There is a great general store, Fasgadh Stores. Again, the staff in there are always friendly and the shop is well stocked with basic provisions. Maps, toiletries, local beers, wine, proper butchers meat, fresh fish, news papers etc.
I don’t know how many times I walked past this tin shed……
……before realising that it is indeed a fruit and veg shop. I popped in and couldn’t believe what I’d been missing. Lovely fresh veg, as much as possible grown locally, fruit, and also vegan friendly products such as dairy alternatives, cosmetics and toiletries, pulses, nuts seeds and baking ingredients.
There are plenty of little cafes too. Blas Cafe and Takeaway does great fish and chips.
Also worth visiting is the Giant MacAskill Museum. Set in a tiny thatched cottage right on the high street. This was not actually where Angus MacAskill lived, he was born on the isle of Berneray in the Sound of Harris in 1825. He was so small when he was born that it was feared he would not survive. Well, I don’t know what his mother fed him on, but he went onto become the tallest Scotsman in history. at a lofty 7 foot and 8 inches.
Sadly the MacAskill family were victims of the clearances, and so at the age of six, Angus, his parents and siblings emigrated to Canada where Angus lived, and indeed prospered until his death in 1863.
If like me, you enjoy a walk, there’s a really lovely circular walk called the Two Churches Walk. It only takes about an hour to do. You begin at the Duirinish Church of Scotland in the village.
The path takes you through pretty woodland with plenty of babbling brooks and little waterfalls, up onto open moorland where you will find the Duirinish Millenium Stone. Standing at 15 feet (5 meters) high, you would be forgiven for thinking that it had been there for thousands of years. In fact it was carried up there using only hand power and ropes by the people of Dunvegan on midsummer’s day in the year 2000, to commemorate the new millennium.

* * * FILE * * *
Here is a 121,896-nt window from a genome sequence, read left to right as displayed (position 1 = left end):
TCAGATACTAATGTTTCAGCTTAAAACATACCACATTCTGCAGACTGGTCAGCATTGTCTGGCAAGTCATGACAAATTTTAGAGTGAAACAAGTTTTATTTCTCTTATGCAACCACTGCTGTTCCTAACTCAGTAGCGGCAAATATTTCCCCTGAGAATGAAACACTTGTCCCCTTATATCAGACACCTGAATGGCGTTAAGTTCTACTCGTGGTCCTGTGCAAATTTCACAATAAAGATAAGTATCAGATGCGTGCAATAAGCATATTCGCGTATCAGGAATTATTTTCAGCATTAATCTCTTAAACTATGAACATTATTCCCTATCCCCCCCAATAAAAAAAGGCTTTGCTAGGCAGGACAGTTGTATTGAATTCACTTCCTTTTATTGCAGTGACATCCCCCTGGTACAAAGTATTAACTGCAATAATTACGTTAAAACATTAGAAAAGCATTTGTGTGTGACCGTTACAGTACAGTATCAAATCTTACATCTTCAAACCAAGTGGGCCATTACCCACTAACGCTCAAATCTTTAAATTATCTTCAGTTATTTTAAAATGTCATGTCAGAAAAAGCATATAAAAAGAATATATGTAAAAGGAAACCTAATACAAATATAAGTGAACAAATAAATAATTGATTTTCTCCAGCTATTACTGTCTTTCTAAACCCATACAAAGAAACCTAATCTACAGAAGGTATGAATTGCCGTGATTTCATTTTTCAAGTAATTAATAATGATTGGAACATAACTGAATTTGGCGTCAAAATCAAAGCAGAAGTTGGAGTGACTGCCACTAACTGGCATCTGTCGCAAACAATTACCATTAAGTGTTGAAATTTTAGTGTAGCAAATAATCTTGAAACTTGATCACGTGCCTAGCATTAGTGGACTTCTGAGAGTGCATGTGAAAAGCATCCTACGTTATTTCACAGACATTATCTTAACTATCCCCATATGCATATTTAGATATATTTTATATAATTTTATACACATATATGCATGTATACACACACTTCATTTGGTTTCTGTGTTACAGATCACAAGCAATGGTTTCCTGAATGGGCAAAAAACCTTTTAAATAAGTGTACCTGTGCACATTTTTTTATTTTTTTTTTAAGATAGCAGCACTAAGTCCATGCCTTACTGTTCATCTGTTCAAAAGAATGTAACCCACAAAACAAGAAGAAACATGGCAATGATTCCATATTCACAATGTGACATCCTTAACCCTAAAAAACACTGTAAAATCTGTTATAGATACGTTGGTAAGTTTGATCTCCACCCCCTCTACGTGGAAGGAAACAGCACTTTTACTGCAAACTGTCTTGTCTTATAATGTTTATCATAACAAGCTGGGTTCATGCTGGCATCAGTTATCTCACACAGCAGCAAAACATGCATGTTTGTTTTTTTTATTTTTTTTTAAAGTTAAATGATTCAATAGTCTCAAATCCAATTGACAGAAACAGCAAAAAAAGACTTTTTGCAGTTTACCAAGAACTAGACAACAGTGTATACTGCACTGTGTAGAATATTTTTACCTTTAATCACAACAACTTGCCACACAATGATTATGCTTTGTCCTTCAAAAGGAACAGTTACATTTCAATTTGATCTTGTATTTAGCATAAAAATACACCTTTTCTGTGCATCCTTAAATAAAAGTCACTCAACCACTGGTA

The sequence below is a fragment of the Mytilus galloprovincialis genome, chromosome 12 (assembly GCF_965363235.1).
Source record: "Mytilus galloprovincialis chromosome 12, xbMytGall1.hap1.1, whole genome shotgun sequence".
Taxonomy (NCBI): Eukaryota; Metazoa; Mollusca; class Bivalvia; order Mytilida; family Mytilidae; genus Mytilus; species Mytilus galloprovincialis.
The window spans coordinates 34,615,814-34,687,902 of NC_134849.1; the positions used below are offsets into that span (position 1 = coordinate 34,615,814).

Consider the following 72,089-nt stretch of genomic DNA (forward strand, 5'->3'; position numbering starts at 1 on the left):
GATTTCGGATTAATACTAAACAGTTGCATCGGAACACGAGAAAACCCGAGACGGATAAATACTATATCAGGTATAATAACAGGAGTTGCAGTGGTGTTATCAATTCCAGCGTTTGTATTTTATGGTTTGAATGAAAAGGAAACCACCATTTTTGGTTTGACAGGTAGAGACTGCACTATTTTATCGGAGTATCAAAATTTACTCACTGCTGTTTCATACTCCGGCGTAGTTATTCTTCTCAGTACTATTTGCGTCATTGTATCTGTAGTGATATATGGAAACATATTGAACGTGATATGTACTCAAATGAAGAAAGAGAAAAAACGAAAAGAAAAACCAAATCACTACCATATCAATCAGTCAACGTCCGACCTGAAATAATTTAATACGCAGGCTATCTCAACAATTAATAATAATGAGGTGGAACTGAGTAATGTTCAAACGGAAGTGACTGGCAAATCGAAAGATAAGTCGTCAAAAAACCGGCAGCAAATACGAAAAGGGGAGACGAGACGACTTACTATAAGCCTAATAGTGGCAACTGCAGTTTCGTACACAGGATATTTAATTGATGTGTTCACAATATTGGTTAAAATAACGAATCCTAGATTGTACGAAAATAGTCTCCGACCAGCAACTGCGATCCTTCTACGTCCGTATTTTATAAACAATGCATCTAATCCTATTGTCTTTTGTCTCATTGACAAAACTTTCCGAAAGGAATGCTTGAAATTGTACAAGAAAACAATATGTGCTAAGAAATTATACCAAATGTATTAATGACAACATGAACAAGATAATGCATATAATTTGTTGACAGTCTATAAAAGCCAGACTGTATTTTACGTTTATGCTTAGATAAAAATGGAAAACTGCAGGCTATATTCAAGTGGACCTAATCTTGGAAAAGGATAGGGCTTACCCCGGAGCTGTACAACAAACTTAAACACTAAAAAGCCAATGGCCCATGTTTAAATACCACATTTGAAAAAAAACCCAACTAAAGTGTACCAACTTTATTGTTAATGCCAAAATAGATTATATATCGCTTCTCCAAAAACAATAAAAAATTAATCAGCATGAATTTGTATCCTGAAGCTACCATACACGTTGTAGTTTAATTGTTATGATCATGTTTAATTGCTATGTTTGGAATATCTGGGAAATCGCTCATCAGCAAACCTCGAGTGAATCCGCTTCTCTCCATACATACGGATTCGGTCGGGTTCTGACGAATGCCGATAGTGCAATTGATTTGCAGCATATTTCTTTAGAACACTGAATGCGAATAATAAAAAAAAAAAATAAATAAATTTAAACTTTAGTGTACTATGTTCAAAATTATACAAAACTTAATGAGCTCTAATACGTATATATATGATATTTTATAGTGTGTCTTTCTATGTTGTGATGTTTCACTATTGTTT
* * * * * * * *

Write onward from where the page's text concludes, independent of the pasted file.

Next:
The views from the stone are well worth the walk. Looking across Loch Dunvegan to Macleods Tables and the Cuillin Ridge in the distance.
Once you’ve had time to drink in the views, make your way down to the post- reformation ruins of St Mary’s Church, you can just make it out in the above photo.
Dunvegan Castle & Garden’s
Set in five acres of verdant garden, a jewel amidst Skye’s rugged heathland, is Dunvegan Castle and Gardens. Part of the vast 42,000 acre MacLeod estate, the MacLeods having occupied the castle for a continuous 800 years, testament to their tenacity.
Am Bratach Sith, (The Fairy Flag of Dunvegan) is prehaps the most treasured possesion of Clan MacLeod. When unfurled, it is reputed to guarantee the clan victory from the jaws of defeat. It is uncertain whether the flag was acquired on the clan’s crusades in the 4th century AD or if it was a gift from the fairy wife of a MacLeod chief.
The gardens are truly breathtaking, running right down to the shores edge. The exotic plants are fed by waterfalls and streams that then run into the loch.
From the castle, you may continue along what becomes a singe track road with passing places, as far as the road goes, where you can park up and walk to Coral Beach.
We walked because we like to walk and because we had the luxury of sufficient time. If you drive though, it only takes about ten minutes, depending on how much reversing to passing places you end up having to do and then you may need to be patient before you can find a free parking space. It’s worth the trouble though and is a perfect spot for a picnic and a swim,so bring provisions and towels and bathing gear.